April 2020

Insurance Sector Maintains Its Critical Role in Crisis Response


Jay DAprile

Executive Vice President


As the COVID-19 pandemic continues to spread around the nation, the impact on all elements of life and business is becoming weightier by the day. But whether people are faced with health concerns or business challenges, the reassuring fact is that in almost all cases, there’s an insurance policy to fall back on.


Interestingly, despite the widespread panic of this moment, this is far from the first time that the insurance sector has been there to provide a security net. Many insurance companies have been around for decades, even centuries.


For example, after the Great Fire of London in 1666, many groups of underwriters began offering fire and property insurance in response to the chaos that ensued – it’s likely that Lloyds of London, the British insurance market, was one of these primary players. In 1918, during the Spanish Flu pandemic and at the height of WWI, National Life followed through on all flu- and war-related claims. Finally, New York Life has weathered a handful of storms, including Yellow Fever, Spanish Flu, both world wars, the Great Depression, and the 2008 financial crisis. In each of these examples, the insurance sector stepped up to protect people and businesses amidst each unique crisis.


It is with this historical foundation that today’s insurers retain confidence in their ability to serve and protect their policyholders. With estimated timelines of this pandemic hazy at best, insurers are nonetheless making proactive changes. An increasing number of health insurance providers are waiving out-of-pocket costs for COVID-19 patients. Car insurance companies are pausing payments and policy expirations; others are considering offsetting premiums since most people’s mileage will be down significantly. Many insurance companies are working closely with insurance trade associates, lawmakers, and regulators to ensure the increased number of business interruption insurance claims, travel insurance claims, and others are being treated fairly without risking further economic turmoil in the industry.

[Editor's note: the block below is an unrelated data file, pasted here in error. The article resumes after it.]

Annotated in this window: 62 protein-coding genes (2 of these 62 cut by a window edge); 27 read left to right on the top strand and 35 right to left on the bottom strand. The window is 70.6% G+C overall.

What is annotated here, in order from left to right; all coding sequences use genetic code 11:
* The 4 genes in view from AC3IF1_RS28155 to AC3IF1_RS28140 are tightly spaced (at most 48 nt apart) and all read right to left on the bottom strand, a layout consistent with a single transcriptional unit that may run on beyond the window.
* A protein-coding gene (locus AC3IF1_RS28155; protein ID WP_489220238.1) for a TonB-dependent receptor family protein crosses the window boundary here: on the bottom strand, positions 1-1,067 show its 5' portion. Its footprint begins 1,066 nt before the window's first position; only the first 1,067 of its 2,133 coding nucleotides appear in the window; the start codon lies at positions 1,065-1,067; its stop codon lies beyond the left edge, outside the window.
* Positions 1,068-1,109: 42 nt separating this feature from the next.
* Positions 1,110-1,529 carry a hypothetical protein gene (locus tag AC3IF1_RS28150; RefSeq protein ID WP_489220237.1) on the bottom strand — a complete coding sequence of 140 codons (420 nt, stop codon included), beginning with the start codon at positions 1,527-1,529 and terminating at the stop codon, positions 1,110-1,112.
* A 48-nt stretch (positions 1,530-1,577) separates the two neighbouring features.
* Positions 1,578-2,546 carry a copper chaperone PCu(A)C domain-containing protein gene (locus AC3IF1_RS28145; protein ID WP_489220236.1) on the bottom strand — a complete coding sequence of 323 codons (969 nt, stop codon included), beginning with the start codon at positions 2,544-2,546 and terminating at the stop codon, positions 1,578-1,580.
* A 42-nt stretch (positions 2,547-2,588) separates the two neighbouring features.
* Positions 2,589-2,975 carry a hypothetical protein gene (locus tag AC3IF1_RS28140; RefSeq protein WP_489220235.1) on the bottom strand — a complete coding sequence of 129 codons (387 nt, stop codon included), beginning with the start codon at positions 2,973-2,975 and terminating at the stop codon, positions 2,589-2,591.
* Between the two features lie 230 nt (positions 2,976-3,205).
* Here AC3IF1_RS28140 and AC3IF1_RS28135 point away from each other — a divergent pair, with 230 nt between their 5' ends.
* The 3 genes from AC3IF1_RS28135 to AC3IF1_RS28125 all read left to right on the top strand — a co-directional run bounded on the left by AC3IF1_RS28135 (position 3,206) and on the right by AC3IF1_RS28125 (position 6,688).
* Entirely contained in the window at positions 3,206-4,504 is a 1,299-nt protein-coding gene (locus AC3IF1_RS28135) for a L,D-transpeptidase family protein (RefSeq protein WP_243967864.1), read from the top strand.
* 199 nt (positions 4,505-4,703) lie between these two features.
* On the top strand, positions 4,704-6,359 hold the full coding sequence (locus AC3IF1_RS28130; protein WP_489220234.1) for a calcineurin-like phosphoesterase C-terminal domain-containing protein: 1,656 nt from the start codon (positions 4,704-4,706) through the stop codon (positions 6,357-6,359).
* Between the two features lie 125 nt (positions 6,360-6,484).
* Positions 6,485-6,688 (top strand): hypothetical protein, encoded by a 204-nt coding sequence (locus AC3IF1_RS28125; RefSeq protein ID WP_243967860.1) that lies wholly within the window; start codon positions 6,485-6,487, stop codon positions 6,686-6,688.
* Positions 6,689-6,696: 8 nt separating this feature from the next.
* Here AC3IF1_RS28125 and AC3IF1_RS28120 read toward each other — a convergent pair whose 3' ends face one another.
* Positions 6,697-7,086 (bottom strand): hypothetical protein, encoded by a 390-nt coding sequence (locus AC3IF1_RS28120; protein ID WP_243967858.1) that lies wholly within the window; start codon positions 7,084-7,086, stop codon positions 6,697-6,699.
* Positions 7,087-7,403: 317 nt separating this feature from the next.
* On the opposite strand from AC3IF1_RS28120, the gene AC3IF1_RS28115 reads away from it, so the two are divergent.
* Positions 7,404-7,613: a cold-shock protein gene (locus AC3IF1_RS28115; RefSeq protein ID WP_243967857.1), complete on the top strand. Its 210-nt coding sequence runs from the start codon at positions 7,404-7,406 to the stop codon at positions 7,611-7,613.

Given this reality, what does the future look like for the insurance sector? Many industry experts are confident that insurers will come out of this stronger than ever. But not without careful analysis of best practices, business models, and core principles. More regulation is likely – something we also saw in the aftermath of the 2008 recession. Many companies are realizing that traditional policy terms and conditions are steeped in jargon and legalese that most policyholders simply don’t understand – something that quickly leads to greater challenges in crises like this. Some experts believe that insurers need to reassess how they define and calculate risk. Finally, there is the growing emergence of insurtech, which could reveal massive benefits, particularly in how big data and predictive analytics drive decision-making in the insurance industry.


At the end of the day, the insurance sector plays a critical role in crisis response, and the coronavirus is bringing to light both the strengths and weaknesses of the industry. Every insurer’s goal is to provide peace of mind to their customers, and never has that been more important than now.


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